Preparing for 26.2 miles is never easy, but this winter has been particularly trying for runners, who have had to deal with record snowfall in the Northeast.
Before they can even think about challenging Heartbreak Hill, they've had to endure slippery sidewalks, icy inclines and frozen footpaths.
"There are certainly times when you have to be quick," said McKinney, a 38-year-old physical therapist from Canton, who is preparing for his fifth run in Boston and 15th marathon overall. "I find myself thinking 'How high is that snow bank?' in case I have to jump it."
Some might be forgiven for thinking they're in training for the Iditarod.
Sidewalks often remain unplowed, forcing runners to run on streets narrowed dangerously by massive snow banks. Even when sidewalks or streets are cleared, they remain slippery. Cars blast past, inches away, honking horns, and sending frigid sheets of slush onto the runners. Piles of snow at intersections force runners to pause or stutter-step as they peer around them to check for vehicles.
The severe winter weather conditions have some marathoners worried that an inability to train properly will affect their time on race day, April 18 - the first major marathon of the year.
"Last year I finished in 3:13 and I want to take 13 minutes off that, but I don't know if I will be able to do that," said Christina Ardito, a 31-year-old insurance company underwriter from Niskayuna, N.Y. She's been soaked by passing cars and gone through an extra pair of shoes as she trains for her fifth Boston Marathon, and 12th overall.
"I've never seen a winter this bad since I started running," she said.
Four-time Boston winner Bill Rodgers knows a thing or two about running in wintry conditions. He won Boston in 1978 - just a couple of months after the infamous Blizzard of '78 paralyzed the region for days. He's been running in New England winter slop all his life.
"I think all the New Englanders, Midwesterners and Canadians should be given a mile or two head start for having to deal with this," he joked. "The Californians and Kenyans and Ethiopians aren't dealing with the same conditions as us."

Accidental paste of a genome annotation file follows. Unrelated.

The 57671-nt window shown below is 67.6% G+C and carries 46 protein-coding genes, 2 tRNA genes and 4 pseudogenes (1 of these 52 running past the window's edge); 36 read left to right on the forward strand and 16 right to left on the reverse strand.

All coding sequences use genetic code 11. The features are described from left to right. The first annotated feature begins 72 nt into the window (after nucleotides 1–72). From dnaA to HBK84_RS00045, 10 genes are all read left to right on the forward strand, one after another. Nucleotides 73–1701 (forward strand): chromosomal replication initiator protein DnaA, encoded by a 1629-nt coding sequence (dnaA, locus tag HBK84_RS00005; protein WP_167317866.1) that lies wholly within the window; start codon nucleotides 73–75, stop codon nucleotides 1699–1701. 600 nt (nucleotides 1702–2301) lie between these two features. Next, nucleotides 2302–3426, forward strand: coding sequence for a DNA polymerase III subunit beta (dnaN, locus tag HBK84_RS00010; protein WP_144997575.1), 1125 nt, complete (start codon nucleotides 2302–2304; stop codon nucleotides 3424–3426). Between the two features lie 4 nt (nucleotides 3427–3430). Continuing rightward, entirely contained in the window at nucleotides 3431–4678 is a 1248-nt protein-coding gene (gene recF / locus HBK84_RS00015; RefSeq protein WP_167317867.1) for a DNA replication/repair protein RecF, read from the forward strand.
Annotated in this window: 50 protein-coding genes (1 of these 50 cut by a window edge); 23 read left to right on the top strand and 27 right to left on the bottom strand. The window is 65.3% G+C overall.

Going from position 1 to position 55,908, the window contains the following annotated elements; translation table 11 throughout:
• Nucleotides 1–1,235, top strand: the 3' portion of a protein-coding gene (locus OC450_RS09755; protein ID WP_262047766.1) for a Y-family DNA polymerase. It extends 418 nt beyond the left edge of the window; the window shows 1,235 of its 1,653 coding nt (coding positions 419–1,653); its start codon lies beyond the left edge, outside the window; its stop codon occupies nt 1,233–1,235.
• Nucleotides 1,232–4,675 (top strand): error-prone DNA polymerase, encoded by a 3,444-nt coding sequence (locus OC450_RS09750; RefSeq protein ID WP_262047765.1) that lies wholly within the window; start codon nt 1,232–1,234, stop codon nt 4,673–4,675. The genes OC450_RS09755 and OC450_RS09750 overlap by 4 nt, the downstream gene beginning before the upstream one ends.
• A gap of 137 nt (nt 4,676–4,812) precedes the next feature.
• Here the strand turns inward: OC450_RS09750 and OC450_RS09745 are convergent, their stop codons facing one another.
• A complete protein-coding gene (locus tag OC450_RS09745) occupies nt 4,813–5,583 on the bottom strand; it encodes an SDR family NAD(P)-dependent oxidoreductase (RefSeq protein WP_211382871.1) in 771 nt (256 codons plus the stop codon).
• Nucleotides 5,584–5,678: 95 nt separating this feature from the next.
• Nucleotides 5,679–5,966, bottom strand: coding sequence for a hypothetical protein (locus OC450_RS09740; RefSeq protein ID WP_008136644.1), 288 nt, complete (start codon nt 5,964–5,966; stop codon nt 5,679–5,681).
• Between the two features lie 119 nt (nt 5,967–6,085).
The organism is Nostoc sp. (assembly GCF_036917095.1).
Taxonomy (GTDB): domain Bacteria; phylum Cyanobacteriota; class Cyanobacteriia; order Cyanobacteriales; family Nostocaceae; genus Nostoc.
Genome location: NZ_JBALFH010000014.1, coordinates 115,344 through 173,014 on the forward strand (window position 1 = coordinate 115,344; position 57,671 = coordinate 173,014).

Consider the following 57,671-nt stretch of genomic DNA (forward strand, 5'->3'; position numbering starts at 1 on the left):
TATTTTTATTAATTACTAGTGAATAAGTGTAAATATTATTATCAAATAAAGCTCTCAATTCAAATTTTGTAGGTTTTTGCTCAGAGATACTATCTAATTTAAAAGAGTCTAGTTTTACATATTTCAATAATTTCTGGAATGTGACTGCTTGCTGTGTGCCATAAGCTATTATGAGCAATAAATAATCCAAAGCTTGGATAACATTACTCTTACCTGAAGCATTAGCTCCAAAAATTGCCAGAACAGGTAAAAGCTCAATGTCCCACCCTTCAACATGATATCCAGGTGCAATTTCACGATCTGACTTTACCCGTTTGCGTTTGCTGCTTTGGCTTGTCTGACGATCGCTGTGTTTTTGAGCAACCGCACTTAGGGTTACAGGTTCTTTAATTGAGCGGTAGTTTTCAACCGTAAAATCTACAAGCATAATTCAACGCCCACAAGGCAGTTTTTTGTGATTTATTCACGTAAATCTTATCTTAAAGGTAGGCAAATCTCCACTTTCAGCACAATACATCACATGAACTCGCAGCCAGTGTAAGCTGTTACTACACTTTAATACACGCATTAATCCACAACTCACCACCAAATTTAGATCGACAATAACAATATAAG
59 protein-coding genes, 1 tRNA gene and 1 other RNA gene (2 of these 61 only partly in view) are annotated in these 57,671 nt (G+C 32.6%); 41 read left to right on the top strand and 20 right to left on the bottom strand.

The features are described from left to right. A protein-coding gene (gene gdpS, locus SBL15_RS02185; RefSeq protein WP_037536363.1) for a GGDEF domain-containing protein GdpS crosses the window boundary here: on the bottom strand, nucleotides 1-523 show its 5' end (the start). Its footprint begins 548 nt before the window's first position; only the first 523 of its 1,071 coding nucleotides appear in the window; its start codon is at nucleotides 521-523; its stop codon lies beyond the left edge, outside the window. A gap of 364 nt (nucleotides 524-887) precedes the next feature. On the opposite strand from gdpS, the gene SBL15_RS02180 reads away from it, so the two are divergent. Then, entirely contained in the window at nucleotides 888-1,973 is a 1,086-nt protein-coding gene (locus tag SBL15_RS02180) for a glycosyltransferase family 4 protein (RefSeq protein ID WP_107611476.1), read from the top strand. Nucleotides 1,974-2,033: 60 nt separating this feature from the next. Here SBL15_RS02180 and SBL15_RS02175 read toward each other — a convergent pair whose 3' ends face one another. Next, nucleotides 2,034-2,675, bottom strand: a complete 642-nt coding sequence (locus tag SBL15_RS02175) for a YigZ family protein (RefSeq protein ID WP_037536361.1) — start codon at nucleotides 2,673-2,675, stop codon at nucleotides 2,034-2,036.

Rodgers is not running Boston this year, but still puts in about 50 miles a week and runs competitively.
"When you run on snow, there's more effort, more strain on the muscles and ligaments and tendons," he said. "It's a different kind of running. You're burning more calories and it really wears you down mentally as well as physically."
Rodgers recommends backing off. There's no use getting injured and missing the race.
"It's not getting to the finish that's tricky, it's getting to the starting line," he said.
Some runners say they're putting in more time indoors on treadmills, or finding safer places to run, including parks and cemeteries that tend to be plowed but have fewer and slower-moving vehicles. Some are donning trail shoes with better traction to run on snow or ice, or even using Yaktrax, slip-on metal coils that grip the snow. Runners deal with the constant fear of getting injured and missing the big race.
"The last thing you want to do is roll an ankle or break it," said McKinney, who's taken some spills this winter. "I've had a couple of bumps and road rash, but that's about it."
John Rheaume finds he sometimes can't get into a rhythm while running outdoors in winter conditions because he's slipping and sliding and avoiding cars.
"It definitely takes away from my tempo when I have to adjust my speed or jump over an obstacle," said Rheaume, 29, a music teacher in Douglas who lives in Haverhill and who's running Boston for the first time. "Since I've been running, this has been the worst I have seen it."
The Boston Athletic Association, the organizer of the marathon, doesn't keep statistics on times following harsh winters. Finishing times are more dependent on conditions the day of the race, said race executive director Tom Grilk.
But in his experience, the tougher the challenge, the more determined runners become.
"In a funny kind of way, the adversity spurs you to work a little harder and the enthusiasm goes up as the difficulties go up," he said. "For people who do this, it's just challenge layered on challenge. So, what's one more?"